Bowman, an animal person who describes herself as “half-cat” and is only half-joking, looks at how human beings can use writing to help other animals. She focuses on the writing surrounding the animals at the Humane Society of Central Illinois (HSCI) in Normal, examining how writing has been used to try to find a forever home for a cat named Laynie and a dog named Clover.
Langdon was born in a strange time during the transition into the technological era. During this transition, a new genre of emoji speak emerged and integrated itself into a modern form of text communication. Through cultural-historical activity theory (CHAT), Langdon researches Generation X and millennials to try to understand emoji speak as a genre and how it functions within an activity system.
Annie Hackett & David Giovagnoli
Nurses serve a very important role in any hospital, providing much of the day-to-day patient care and coordinating between other service providers. With lives on the line, thorough documentation is critical. In this interview, Hackett and Giovagnoli discuss the complex literate activity system within the field of nursing with Alex O’Brien, a Registered Nurse at Carle Foundation Hospital in Urbana, IL.
Evans researches the connections between the ways we have communicated throughout history, attempting to figure out how these different genres might be related. She theorizes that the telegram and text messages might be part of the same genre family (maybe even genre siblings) then interviews her teacher, Mrs. Kieffer, to get her take on this.
Humor is a tricky beast—What’s funny, what isn’t; Why it is/isn’t. But this article doesn’t address those interesting notions. Instead, Skokan focuses on a single man and why he is terrible at telling jokes. She theorizes about the obstacles to his uptake, reflects on her own, and puts forth a conceptual way to imagine uptake (with pictures.)
Trivedi asks us to consider who’s making all these “best of” lists that overwhelm our media and whether or not we give up too much authority in the process. Further, we are asked if these list makers even know what they are doing with all this authority.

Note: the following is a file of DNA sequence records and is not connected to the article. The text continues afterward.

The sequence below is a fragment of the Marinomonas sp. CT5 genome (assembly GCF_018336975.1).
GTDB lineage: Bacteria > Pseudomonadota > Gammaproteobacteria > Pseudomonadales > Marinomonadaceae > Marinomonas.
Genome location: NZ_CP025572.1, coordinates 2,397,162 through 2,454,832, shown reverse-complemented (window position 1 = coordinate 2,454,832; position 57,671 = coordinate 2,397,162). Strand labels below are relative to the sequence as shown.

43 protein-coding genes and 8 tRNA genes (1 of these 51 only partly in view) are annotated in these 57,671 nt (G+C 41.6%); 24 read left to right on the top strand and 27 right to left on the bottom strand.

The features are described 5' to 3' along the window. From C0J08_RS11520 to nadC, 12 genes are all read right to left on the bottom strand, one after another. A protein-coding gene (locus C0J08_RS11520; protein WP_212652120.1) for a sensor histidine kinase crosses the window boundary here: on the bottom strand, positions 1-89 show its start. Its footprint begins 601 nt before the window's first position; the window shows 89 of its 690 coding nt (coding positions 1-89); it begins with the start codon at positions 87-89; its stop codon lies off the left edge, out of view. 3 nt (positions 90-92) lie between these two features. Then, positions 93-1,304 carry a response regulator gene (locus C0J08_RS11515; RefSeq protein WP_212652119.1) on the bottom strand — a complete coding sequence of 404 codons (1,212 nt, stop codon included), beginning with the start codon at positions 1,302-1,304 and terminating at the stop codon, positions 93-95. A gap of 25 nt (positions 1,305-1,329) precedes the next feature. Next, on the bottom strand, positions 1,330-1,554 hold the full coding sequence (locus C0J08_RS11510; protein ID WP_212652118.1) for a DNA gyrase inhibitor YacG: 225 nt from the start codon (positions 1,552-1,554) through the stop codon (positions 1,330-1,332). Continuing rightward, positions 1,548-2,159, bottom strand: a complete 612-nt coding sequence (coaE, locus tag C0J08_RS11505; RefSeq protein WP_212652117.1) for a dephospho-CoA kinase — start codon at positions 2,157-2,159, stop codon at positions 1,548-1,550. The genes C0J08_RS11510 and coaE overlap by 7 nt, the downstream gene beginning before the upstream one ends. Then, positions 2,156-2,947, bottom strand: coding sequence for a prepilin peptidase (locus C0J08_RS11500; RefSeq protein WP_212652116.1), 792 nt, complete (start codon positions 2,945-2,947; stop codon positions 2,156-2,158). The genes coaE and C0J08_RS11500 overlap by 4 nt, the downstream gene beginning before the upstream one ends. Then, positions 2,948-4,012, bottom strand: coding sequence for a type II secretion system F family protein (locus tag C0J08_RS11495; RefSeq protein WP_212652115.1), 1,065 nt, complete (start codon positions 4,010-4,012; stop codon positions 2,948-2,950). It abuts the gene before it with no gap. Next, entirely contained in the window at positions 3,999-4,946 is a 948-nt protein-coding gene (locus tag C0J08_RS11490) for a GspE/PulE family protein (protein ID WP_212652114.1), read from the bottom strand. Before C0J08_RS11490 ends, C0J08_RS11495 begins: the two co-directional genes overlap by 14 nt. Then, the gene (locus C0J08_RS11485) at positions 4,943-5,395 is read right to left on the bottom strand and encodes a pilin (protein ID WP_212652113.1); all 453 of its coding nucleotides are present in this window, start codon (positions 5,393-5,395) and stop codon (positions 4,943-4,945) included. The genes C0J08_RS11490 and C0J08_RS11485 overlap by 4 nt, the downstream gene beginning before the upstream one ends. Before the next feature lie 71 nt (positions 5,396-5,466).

The more-than-you-thought complex genre known as the book review is used by many, and people use it frequently in the book buying process. Book reviews have a huge impact not only on readers, but also new and existing authors. As Klungseth analyzes the genre, she realizes that eighth graders use it less than she thought. Using research and surveys, Klungseth investigates the genre of book reviews.
Holden takes a deeper look at #goals, a sub-genre of social media that has captivated young adults. Through cultural-historical activity theory (CHAT), she examines what she sees as the problematic way that our culture partakes in this trend.
“Drawing” from the world around her, undergraduate double major in public relations and English studies, Velez explains how fun, kid-friendly activities that children participate in have become a prominent way student groups get the attention of students on college campuses.
Fischer investigates a genre that melds two things he loves: memes and llamas (llama memes). But he discovers that memes are much more than what’s on the Internet, and trying to determine which llama memes people prefer (and why) is trickier than it seems.
Md. Mijanur Rahman
Using cultural-historical activity theory (CHAT) as a framework, Rahman uncovers some of the complexities of the genre of electronic troublemaking as a writing practice. This article is an attempt to make meaning of the genre of spam in e-mails from a writing researcher perspective.
Langstaff looks deeper into the genre of recipes. She searches for what may be taken for granted in, or missing from, various recipes and how that might be connected to assumptions about antecedent knowledge and antecedent genre knowledge. She uses many different examples and research methods (including baking) to test her research theory and attempts to investigate the reception of specific recipes as well.
Su Yin Khor
Khor investigated her dual-language note-taking method that emerged from her struggle to understand class readings. What she discovered was that her notes were more than multilingual scribbles on complicated theories and tricky terminology.
Shahmiri interviewed seven people who spoke languages other than English to learn about how they translated untranslatable expressions. Through her interview findings, she demonstrates how translingualism is closely tied to writing research identity and uses CHAT to look at this activity system’s influence on antecedent knowledge, uptake, and transfer.
Considering how dance is an interactive circle of give and take between performers and audiences, Carter connects dance to cultural-historical activity theory (CHAT). She demonstrates that dance, like writing, is a vital cultural artifact, a tool that we respond to and make specific meaning of, which is passed down and adapted for different purposes in various social contexts.